COVID-19 has exposed multiple deficiencies in U.S. medical systems and one of those shortfalls is in the quality and access to data. Data on reported cases, hospitalizations, and health system learnings during the virus has been far behind what we would have hoped for in the U.S.

Follow the Patient

Ms. Seema Verma, Administrator for the Centers for Medicare and Medicaid Services (CMS), is out to change that for the future. Ms. Verma was interviewed at Fortune’s Brainstorm Health virtual conference this summer, and she shared her vision to make healthcare more affordable and accessible, especially through data and its interoperability. “Imagine if you will, the people who were stranded on cruise ships early on in the pandemic. If they had had access to their medical records, it would have helped patients and their provider manage their conditions and make medical decisions.” Enabling better data access for patients can help them get the care they need when and where they need it.


She continued that data can also help to speed up research. In this era where computers learning through A.I. and rapid analysis of lots of data is feasible, it makes sense that improving data access will enable scientists to test and find cures with more frequency and better accuracy. Health systems will play a key role in achieving progress for care and research. If health systems can compile and manage seamless medical record data that is integrated, this will unlock the power of data to manage, support, and advance health. COVID-19 showed us that we have not paid enough attention to the infrastructure that ends up trapping information in electronic silos at hospitals and doctor’s offices.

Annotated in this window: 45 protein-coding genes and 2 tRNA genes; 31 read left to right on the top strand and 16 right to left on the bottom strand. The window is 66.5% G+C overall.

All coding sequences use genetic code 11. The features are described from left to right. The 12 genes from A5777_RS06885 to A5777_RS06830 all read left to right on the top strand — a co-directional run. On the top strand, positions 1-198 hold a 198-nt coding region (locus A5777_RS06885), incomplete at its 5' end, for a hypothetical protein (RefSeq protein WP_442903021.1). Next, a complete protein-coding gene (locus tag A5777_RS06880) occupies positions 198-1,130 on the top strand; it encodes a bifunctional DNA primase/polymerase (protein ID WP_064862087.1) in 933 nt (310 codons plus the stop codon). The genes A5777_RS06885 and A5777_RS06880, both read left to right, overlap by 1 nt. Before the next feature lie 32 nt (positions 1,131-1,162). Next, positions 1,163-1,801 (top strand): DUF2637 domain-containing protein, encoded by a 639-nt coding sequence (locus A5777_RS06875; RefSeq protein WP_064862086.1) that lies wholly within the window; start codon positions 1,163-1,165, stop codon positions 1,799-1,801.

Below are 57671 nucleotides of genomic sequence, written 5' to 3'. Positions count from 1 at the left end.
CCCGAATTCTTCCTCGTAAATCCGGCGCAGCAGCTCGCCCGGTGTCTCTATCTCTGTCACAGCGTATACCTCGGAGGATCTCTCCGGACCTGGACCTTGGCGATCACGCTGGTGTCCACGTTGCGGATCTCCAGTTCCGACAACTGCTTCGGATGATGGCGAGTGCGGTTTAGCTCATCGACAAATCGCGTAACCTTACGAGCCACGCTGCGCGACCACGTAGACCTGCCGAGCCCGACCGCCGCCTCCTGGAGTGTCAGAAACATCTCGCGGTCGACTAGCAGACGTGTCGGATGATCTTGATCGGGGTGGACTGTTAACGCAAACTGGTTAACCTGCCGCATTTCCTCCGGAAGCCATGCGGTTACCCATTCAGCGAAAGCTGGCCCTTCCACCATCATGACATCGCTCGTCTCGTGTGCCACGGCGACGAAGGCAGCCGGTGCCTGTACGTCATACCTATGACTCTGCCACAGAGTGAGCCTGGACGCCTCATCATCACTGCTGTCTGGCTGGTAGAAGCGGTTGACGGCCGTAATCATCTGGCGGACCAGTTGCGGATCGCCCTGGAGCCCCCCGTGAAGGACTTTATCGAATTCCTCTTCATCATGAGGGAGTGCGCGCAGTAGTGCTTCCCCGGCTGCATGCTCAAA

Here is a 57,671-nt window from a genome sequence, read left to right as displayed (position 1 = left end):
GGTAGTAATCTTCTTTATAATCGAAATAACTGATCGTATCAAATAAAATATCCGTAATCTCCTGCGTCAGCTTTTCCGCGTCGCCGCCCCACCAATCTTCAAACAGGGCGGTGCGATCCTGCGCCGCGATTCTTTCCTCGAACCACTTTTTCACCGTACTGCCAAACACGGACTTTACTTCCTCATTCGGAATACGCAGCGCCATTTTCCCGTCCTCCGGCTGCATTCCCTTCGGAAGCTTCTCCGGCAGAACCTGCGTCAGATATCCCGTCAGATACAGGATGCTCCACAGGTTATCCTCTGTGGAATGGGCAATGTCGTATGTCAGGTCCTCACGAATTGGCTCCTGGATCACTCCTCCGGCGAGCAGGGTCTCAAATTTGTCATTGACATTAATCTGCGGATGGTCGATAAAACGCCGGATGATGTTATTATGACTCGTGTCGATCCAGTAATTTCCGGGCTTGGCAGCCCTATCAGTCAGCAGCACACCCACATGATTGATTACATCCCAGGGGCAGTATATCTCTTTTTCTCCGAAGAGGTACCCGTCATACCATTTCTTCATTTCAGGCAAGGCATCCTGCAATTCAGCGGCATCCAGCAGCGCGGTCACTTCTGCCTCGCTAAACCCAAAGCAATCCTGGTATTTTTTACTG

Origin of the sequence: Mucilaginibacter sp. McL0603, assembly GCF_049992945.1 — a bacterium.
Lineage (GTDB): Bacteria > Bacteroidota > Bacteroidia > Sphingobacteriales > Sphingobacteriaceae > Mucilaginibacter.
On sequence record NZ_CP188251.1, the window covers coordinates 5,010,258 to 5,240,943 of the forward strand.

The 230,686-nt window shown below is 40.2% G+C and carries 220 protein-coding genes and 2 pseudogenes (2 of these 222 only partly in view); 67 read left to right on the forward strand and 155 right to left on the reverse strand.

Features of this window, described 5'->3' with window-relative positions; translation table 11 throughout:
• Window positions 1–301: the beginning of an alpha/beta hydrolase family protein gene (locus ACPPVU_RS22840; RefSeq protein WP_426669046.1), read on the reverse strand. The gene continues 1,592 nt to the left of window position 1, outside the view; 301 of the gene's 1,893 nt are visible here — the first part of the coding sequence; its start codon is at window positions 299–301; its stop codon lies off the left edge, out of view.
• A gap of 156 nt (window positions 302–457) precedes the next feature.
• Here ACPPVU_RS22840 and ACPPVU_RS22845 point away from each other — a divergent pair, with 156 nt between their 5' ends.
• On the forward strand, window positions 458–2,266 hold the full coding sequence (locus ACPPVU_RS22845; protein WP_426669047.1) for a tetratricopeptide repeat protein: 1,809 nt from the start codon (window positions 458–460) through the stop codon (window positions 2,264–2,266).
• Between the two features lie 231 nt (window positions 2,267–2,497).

Real-Time Data Impacts Now and the Future

Ms. Verma’s focus in her role is to look where we can bring interoperability to support situations like COVID-19 in identifying hot spots and supply needs, but healthcare data can also bring light to the longer-term social determinants of health. This allows every aspect of the healthcare sector to shift their approach from merely treating sick people to supporting health and wellness in the communities within which they serve and do business.


The trend for telehealth that began to gain acceptance during COVID-19 is expected to continue to grow. It can provide communication and healthcare while keeping the patient and the providers safe, including in rural areas and underserved communities. Telehealth has also been a boon for the treatment of mental health. While it is not a panacea, telehealth can be a powerful tool for medicine and healthcare.

A silver lining of the COVID-19 crisis is the acceleration of long-needed breakthroughs in the healthcare industry; it is up to us as business leaders to seize the opportunity.

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